Short Abstracts

Adult Scrotal Multiparametric US – Tips and Tricks

Authors: {'first_name': 'Thierry', 'last_name': 'Puttemans'}


Keywords: TesticleepididymisultrasoundDopplerCEUS 
 Accepted on 08 Sep 2019            Submitted on 24 Aug 2019

Scrotum is one of the human body regions best suited to ultrasonographic exploration: accessibility and superficiality of the tissues are particularly adapted to the use of high frequency probes that provide very high quality images containing a large number of anatomical details.

Color Doppler sonography is the first choice of imaging technique to answer clinician questions. Recently, contrast enhanced ultrasound (CEUS) has modified the strategy of imaging, particularly in case of acute ischemic disease or trauma [1]. Furthermore, parametric analysis of CEUS signal may provide complementary information that can be useful to precisely determine the nature of intratesticular focal anomalies. Other new US modalities like elastography or ultrafast Doppler are still under evaluation.

Because of the different scrotal anatomical compartments, scrotal ultrasound need to be systematic and precise with B-mode and color Doppler settings well adjusted.

Probe selection

The use of very high frequency probes (12 to 15 MHz), even if theoretically needed for very thin details and to optimize the detection of vascular signal, must be limited to very superficial structures such as the scrotal wall. Indeed, detection of color Doppler signal can be limited particularly when looking for testicular vessels. So, it is recommended to use a 9 MHz probe with sufficient Doppler sensitivity and better penetration.

Systematic ultrasound approach of the scrotal content

  1. Measurement of testicular volume using the simplified ellipsoid formula length × width × thickness × 0.52. To avoid underestimation of the volume by the ellipsoid method, a correction factor of 0.67 can be applied [2].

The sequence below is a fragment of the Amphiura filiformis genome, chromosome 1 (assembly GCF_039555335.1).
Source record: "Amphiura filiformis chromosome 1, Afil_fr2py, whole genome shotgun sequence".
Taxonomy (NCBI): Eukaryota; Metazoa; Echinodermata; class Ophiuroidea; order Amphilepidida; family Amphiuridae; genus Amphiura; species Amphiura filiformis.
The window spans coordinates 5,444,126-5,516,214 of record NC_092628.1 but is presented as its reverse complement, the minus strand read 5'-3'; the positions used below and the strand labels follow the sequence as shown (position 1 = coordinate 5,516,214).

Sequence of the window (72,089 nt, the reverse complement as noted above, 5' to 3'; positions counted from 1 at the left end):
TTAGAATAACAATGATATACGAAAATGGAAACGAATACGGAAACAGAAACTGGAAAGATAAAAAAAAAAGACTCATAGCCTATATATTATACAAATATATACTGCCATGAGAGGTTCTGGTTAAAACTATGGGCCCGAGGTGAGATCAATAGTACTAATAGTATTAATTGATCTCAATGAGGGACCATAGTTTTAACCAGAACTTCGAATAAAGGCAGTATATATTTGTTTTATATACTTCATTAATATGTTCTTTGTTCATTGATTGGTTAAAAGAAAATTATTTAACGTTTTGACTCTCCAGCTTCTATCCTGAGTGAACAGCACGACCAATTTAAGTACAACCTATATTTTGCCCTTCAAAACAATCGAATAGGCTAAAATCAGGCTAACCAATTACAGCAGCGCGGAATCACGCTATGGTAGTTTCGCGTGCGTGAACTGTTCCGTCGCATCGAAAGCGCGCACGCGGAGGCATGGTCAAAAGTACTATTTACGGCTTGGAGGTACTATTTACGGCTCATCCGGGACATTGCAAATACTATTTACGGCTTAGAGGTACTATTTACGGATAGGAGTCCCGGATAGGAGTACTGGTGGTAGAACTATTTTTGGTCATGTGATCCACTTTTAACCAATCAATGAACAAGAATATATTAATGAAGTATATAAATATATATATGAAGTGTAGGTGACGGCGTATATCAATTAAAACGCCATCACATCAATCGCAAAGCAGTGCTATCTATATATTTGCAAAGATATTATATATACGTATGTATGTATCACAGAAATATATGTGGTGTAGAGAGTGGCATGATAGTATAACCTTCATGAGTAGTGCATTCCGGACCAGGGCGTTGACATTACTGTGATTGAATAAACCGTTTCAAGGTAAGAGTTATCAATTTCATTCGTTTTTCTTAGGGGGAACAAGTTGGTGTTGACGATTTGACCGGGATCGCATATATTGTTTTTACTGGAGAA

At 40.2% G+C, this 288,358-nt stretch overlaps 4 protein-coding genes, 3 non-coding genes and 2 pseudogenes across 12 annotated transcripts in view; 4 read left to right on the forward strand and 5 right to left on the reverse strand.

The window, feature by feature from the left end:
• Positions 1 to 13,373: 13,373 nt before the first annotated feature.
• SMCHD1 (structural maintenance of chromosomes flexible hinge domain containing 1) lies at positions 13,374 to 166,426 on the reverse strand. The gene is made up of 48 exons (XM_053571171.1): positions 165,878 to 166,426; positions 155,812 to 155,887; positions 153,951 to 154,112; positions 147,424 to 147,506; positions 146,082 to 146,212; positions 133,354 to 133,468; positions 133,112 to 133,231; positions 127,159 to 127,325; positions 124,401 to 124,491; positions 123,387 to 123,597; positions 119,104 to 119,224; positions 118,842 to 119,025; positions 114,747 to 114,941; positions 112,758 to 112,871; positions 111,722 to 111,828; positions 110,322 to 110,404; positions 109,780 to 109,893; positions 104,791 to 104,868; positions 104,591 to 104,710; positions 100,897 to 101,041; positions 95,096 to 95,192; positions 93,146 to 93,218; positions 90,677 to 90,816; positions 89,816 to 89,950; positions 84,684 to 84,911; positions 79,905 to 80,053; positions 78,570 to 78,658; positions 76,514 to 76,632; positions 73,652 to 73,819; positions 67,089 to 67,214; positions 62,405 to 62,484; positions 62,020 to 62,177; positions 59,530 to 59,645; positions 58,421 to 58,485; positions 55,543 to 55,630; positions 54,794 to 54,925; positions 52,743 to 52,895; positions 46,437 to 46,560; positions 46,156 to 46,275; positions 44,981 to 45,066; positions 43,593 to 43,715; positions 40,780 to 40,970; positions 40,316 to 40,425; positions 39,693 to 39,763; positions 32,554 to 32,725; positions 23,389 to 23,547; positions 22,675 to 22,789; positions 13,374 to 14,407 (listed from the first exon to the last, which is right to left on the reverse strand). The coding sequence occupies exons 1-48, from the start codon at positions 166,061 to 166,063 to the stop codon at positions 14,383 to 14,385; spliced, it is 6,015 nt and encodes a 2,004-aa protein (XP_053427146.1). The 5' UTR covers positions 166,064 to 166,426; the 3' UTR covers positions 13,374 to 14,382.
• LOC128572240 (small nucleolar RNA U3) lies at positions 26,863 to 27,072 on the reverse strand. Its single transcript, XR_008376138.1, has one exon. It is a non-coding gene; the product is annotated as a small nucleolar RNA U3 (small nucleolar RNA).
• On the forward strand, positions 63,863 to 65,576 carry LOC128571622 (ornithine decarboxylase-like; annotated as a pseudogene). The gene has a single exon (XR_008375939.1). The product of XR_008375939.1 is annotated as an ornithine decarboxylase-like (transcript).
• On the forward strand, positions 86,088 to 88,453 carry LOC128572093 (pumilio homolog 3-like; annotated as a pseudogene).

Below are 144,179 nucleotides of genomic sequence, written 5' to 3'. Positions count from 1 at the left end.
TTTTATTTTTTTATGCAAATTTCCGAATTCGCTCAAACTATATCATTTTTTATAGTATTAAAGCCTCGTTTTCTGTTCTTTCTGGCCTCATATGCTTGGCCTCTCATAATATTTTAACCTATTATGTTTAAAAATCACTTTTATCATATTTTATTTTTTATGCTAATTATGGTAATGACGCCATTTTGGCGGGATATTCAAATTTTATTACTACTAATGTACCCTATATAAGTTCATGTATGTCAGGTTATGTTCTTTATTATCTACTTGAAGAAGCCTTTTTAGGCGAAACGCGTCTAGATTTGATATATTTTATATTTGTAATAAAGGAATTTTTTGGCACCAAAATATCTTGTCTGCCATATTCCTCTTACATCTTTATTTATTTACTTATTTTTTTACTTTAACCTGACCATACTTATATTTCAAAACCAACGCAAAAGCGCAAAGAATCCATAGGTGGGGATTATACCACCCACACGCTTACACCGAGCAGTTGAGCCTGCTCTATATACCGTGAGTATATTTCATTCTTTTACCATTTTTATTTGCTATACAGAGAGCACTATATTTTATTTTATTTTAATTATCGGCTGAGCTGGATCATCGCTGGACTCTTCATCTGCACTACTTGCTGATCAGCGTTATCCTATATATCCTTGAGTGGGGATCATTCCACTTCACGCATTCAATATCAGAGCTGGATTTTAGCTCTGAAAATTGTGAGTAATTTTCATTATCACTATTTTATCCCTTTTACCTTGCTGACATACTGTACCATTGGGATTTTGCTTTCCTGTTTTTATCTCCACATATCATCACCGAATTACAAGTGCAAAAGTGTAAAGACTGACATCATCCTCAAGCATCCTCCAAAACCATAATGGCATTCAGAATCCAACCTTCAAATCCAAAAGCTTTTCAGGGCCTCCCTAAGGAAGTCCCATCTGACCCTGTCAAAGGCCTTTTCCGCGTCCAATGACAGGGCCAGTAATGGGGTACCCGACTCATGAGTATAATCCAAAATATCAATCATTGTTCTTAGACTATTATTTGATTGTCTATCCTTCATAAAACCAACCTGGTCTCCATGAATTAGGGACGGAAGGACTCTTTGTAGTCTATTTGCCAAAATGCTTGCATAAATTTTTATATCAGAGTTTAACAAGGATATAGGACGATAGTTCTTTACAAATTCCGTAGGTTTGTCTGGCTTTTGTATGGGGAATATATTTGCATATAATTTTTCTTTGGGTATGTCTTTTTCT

2. Analysis of testicular echogenicity looking for hypoechoic intratesticular change (geographic, zonal, complete or nodular) (Figure 1).
  3. Analysis of testicular vascularization using color Doppler, spectral Doppler and new, dedicated modalities (CEUS, ultrafast Doppler) (Figure 2).
  4. Exploration of the excretory tube looking for the most frequent changes (Figure 3):
    • swelling + hypervascularization (+/– abscess)
    • dilatation
    • nodule
    • absence of vas deferens
  5. Exploration of scrotal wall and spermatic cord using a systematic approach, multiparametric ultrasound including conventional sonography, spectral and color Doppler and CEUS allows the radiologist to solve clinical scenarios [3].
Figure 1 

Geographic, zonal, complete or nodular decrease of testicular echogenicity.

Figure 2 

Testicular vascular analysis: hypervascularization at CD in case of acute orchitis (1), absence of CD signal in case of acute torsion (2), typical absence of perfusion at CEUS in case of segmental ischemia (3) or in case of trauma (4).

Figure 3 

Excretory tube analysis: typical acute epididymitis (1a, 1b), dilatation of the epididymal body (2), cyst of the epididymal head (3), absence of vas deferens (4).

Competing Interests

The author has no competing interests to declare.


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  2. Zakhari, N, Blew, B and Shabana, W. Simplified method to measure renal volume: the best correction factor for the ellipsoid formula volume calculation in pretransplant computed tomographic live donor. Urology. 2014; 83(6): 1444.e15–9. DOI: 

  3. Bertolotto, M, Muça, M, Currò, F, Bucci, S, Rocher, L and Cova, MA. Multiparametric US for scrotal diseases. Abdom Radiol (NY). 2018; 43(4): 899–917. DOI: